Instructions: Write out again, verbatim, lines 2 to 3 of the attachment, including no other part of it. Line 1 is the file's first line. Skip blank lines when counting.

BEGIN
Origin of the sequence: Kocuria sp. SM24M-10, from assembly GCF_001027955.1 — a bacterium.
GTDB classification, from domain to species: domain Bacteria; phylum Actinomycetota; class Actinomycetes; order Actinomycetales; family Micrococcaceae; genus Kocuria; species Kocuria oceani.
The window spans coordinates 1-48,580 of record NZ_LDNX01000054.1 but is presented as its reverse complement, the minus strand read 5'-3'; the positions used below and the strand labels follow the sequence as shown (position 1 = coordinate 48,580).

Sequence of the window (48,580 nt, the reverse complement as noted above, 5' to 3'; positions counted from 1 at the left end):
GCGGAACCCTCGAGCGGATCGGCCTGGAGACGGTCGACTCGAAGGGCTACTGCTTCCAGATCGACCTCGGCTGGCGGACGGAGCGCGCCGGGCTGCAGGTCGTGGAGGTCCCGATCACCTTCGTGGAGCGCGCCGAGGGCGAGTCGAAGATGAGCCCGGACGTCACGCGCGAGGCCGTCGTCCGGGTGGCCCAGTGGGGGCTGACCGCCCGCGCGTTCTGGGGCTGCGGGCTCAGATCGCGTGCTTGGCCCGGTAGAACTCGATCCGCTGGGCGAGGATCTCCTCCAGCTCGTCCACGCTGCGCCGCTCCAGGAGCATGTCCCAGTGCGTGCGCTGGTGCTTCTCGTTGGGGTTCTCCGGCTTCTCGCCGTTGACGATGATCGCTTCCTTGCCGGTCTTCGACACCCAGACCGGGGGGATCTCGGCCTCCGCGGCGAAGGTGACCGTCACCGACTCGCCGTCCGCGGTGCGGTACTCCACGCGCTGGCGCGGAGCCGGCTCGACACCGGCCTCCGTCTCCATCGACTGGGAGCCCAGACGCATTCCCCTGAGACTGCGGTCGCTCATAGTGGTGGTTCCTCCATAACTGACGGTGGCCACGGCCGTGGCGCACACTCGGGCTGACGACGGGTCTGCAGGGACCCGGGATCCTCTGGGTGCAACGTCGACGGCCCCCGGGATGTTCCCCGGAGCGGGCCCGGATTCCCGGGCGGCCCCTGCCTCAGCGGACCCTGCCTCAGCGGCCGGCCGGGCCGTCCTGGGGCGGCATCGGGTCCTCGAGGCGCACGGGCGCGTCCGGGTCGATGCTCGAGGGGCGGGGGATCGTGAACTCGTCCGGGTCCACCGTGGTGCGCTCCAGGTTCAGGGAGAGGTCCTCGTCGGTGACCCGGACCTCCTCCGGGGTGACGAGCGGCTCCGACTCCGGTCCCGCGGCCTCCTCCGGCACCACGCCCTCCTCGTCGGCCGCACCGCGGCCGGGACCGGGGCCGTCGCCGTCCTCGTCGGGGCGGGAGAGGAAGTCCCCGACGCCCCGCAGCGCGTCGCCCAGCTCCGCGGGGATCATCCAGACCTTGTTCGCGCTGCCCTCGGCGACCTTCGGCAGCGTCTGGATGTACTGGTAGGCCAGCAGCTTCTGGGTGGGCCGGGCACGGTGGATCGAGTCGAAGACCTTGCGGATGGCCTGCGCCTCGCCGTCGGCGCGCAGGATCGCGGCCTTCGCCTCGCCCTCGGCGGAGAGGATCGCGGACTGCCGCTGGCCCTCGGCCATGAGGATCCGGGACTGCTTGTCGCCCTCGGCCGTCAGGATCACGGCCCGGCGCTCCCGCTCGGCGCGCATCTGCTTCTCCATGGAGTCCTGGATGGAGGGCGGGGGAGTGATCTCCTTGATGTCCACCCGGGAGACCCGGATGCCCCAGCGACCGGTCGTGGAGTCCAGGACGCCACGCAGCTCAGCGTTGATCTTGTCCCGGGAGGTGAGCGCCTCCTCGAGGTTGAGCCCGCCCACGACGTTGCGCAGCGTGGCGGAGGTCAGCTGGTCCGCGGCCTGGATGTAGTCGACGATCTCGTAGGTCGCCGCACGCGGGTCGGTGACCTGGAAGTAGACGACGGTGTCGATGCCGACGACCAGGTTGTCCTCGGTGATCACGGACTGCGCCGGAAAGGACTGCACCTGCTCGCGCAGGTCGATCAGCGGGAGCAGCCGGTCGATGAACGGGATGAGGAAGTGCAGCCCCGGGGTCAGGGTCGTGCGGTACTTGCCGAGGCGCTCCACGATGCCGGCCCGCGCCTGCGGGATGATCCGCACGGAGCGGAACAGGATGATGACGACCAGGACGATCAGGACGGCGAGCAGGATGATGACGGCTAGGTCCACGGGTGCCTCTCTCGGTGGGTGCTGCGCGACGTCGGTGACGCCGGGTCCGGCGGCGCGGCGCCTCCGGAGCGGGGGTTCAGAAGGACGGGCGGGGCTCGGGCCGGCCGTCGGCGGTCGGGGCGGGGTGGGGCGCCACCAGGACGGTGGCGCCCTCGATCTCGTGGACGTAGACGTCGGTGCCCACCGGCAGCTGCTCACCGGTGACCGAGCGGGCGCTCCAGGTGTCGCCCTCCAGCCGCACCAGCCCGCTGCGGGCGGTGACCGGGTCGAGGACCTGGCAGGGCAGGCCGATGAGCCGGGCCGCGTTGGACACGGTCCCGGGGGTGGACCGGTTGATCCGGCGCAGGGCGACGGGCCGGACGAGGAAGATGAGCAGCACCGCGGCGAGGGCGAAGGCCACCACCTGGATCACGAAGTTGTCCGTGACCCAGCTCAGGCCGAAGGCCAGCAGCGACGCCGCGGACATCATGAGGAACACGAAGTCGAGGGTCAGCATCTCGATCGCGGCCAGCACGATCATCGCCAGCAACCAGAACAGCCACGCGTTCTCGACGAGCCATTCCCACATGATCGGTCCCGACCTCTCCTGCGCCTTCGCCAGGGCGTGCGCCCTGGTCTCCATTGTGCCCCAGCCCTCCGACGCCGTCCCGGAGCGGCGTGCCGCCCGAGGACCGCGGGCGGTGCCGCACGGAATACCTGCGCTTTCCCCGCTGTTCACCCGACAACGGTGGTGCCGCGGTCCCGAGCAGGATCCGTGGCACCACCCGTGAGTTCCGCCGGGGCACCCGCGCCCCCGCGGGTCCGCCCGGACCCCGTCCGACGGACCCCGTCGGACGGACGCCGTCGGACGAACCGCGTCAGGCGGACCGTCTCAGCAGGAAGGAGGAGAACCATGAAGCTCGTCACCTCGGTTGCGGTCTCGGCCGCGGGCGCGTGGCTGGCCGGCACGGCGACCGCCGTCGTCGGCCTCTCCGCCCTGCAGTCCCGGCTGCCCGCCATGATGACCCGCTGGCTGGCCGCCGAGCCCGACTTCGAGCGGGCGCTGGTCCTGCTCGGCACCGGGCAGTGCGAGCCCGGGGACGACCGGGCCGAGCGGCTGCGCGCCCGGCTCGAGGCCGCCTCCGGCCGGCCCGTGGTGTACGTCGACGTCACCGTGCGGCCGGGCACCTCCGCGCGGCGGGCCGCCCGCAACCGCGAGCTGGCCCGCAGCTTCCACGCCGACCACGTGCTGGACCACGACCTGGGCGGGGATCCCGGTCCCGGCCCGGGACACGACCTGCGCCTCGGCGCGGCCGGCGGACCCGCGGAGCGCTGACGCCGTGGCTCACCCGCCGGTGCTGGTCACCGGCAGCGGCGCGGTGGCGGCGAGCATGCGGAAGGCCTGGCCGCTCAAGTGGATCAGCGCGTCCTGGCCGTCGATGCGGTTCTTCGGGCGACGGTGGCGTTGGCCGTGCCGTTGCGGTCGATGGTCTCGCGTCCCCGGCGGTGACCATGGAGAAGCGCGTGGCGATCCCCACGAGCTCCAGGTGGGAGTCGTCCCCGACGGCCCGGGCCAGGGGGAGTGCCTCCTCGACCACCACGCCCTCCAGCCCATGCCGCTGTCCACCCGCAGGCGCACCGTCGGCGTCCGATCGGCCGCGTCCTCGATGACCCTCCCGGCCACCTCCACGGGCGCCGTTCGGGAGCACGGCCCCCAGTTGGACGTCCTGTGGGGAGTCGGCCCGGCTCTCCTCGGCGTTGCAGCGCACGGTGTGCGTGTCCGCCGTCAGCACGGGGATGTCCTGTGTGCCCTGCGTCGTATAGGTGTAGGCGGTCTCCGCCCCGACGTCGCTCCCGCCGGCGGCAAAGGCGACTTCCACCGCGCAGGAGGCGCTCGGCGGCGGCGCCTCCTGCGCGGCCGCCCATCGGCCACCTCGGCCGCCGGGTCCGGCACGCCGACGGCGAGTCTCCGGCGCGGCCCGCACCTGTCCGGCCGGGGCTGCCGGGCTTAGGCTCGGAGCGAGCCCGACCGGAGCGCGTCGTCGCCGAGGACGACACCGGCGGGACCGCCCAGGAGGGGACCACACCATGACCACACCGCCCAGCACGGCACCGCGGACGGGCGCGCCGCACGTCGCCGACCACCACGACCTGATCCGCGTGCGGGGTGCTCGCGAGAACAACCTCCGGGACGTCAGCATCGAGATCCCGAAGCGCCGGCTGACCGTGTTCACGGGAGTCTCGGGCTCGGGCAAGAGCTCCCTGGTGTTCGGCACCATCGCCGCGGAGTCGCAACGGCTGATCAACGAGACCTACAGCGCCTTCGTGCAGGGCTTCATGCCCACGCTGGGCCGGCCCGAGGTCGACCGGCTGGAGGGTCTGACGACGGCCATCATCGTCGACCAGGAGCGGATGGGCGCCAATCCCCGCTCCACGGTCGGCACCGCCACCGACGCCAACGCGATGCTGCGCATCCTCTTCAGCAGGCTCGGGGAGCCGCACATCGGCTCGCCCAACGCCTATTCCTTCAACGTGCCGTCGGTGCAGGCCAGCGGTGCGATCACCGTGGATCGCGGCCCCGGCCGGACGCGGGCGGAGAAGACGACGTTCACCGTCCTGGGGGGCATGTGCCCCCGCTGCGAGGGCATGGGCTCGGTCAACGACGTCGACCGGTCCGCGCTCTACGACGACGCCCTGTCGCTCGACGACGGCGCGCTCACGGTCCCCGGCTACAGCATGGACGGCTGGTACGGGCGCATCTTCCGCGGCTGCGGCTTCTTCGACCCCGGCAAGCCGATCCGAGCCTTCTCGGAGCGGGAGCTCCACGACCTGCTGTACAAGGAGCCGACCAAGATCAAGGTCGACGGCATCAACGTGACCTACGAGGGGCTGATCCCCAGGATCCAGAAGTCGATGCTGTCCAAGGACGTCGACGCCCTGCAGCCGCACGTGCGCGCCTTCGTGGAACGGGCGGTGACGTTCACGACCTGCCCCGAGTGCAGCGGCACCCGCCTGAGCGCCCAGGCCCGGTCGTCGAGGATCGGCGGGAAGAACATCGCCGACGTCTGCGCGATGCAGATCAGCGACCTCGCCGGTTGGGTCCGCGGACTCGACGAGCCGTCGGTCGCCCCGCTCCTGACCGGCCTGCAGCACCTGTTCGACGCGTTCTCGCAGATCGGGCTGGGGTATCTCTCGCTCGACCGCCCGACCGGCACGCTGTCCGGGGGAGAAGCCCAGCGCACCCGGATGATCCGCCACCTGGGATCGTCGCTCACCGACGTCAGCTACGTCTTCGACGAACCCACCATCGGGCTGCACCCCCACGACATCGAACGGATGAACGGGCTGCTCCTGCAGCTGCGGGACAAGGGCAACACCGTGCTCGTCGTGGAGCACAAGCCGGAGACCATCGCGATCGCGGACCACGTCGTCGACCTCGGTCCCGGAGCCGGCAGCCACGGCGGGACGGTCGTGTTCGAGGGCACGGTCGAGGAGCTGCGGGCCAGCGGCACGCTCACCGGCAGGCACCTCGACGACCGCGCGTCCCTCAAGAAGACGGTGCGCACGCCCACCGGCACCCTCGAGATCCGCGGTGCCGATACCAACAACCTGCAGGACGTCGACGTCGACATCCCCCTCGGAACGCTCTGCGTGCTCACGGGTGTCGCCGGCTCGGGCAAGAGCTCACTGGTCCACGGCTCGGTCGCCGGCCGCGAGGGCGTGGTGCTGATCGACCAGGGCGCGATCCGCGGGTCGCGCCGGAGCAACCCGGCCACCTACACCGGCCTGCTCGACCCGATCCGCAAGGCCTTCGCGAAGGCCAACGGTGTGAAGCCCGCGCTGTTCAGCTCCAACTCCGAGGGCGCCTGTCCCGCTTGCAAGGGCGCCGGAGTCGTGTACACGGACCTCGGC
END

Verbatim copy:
GTDB classification, from domain to species: domain Bacteria; phylum Actinomycetota; class Actinomycetes; order Actinomycetales; family Micrococcaceae; genus Kocuria; species Kocuria oceani.
The window spans coordinates 1-48,580 of record NZ_LDNX01000054.1 but is presented as its reverse complement, the minus strand read 5'-3'; the positions used below and the strand labels follow the sequence as shown (position 1 = coordinate 48,580).